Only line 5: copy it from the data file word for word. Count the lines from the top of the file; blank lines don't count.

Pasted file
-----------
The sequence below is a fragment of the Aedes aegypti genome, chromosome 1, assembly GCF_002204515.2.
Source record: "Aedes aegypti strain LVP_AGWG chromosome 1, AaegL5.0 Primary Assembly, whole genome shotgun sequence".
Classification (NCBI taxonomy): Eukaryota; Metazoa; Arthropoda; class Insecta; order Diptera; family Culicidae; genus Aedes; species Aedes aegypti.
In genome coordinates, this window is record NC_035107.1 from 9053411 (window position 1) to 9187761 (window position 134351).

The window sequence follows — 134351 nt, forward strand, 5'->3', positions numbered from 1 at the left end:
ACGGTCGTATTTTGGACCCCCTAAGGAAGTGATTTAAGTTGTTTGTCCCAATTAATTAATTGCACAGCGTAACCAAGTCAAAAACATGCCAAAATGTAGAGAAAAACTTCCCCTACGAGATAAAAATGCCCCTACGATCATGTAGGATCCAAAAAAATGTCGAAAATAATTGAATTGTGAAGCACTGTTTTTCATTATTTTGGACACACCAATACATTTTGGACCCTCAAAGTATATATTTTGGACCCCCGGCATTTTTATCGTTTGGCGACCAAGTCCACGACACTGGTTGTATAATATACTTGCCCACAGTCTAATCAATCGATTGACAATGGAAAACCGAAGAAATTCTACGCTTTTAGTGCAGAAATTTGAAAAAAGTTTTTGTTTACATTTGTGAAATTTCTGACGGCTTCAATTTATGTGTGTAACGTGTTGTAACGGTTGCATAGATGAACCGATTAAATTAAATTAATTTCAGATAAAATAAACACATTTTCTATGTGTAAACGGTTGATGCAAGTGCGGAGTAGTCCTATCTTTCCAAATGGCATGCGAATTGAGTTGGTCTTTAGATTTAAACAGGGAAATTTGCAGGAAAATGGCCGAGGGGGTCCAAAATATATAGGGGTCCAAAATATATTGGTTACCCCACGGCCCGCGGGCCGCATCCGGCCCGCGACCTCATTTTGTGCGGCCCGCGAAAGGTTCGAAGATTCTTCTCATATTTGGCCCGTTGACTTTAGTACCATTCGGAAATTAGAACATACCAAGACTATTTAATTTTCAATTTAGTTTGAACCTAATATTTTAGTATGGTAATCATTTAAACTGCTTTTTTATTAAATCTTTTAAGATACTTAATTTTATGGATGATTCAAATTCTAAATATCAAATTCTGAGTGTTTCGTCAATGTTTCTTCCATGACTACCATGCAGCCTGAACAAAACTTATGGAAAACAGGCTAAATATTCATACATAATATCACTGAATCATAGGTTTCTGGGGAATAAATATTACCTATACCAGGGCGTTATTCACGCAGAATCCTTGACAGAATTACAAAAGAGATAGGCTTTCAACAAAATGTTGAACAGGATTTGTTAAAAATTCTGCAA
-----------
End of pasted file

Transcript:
The window sequence follows — 134351 nt, forward strand, 5'->3', positions numbered from 1 at the left end: